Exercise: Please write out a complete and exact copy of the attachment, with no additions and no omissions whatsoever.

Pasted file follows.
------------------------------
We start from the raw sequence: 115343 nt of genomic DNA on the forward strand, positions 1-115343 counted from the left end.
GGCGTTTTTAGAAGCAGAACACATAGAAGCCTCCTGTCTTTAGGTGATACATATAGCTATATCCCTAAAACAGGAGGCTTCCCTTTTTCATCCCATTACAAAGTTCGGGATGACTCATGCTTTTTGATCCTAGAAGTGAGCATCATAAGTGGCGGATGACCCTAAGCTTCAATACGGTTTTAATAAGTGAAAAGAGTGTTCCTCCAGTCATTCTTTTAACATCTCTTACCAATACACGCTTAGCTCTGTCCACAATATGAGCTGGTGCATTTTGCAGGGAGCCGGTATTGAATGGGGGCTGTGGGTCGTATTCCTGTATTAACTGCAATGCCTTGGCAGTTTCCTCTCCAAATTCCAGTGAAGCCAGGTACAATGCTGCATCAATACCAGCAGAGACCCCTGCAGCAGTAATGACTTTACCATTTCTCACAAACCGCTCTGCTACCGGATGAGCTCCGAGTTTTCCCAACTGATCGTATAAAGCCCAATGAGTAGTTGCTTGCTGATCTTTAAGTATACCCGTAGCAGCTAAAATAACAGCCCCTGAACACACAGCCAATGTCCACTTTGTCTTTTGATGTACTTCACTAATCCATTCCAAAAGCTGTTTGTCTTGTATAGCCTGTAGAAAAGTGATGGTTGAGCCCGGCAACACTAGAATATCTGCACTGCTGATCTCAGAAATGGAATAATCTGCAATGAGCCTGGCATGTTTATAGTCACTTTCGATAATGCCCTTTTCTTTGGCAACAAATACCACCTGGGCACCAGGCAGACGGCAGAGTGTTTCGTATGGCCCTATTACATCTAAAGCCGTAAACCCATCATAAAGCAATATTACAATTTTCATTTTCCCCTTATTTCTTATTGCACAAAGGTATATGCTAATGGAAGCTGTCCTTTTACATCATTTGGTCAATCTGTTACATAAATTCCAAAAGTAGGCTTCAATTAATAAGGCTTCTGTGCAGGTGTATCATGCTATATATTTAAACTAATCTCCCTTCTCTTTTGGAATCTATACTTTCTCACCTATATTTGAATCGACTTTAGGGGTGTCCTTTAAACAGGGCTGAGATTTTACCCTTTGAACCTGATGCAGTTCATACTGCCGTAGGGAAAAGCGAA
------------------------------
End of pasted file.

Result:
We start from the raw sequence: 115343 nt of genomic DNA on the forward strand, positions 1-115343 counted from the left end.
GGCGTTTTTAGAAGCAGAACACATAGAAGCCTCCTGTCTTTAGGTGATACATATAGCTATATCCCTAAAACAGGAGGCTTCCCTTTTTCATCCCATTACAAAGTTCGGGATGACTCATGCTTTTTGATCCTAGAAGTGAGCATCATAAGTGGCGGATGACCCTAAGCTTCAATACGGTTTTAATAAGTGAAAAGAGTGTTCCTCCAGTCATTCTTTTAACATCTCTTACCAATACACGCTTAGCTCTGTCCACAATATGAGCTGGTGCATTTTGCAGGGAGCCGGTATTGAATGGGGGCTGTGGGTCGTATTCCTGTATTAACTGCAATGCCTTGGCAGTTTCCTCTCCAAATTCCAGTGAAGCCAGGTACAATGCTGCATCAATACCAGCAGAGACCCCTGCAGCAGTAATGACTTTACCATTTCTCACAAACCGCTCTGCTACCGGATGAGCTCCGAGTTTTCCCAACTGATCGTATAAAGCCCAATGAGTAGTTGCTTGCTGATCTTTAAGTATACCCGTAGCAGCTAAAATAACAGCCCCTGAACACACAGCCAATGTCCACTTTGTCTTTTGATGTACTTCACTAATCCATTCCAAAAGCTGTTTGTCTTGTATAGCCTGTAGAAAAGTGATGGTTGAGCCCGGCAACACTAGAATATCTGCACTGCTGATCTCAGAAATGGAATAATCTGCAATGAGCCTGGCATGTTTATAGTCACTTTCGATAATGCCCTTTTCTTTGGCAACAAATACCACCTGGGCACCAGGCAGACGGCAGAGTGTTTCGTATGGCCCTATTACATCTAAAGCCGTAAACCCATCATAAAGCAATATTACAATTTTCATTTTCCCCTTATTTCTTATTGCACAAAGGTATATGCTAATGGAAGCTGTCCTTTTACATCATTTGGTCAATCTGTTACATAAATTCCAAAAGTAGGCTTCAATTAATAAGGCTTCTGTGCAGGTGTATCATGCTATATATTTAAACTAATCTCCCTTCTCTTTTGGAATCTATACTTTCTCACCTATATTTGAATCGACTTTAGGGGTGTCCTTTAAACAGGGCTGAGATTTTACCCTTTGAACCTGATGCAGTTCATACTGCCGTAGGGAAAAGCGAA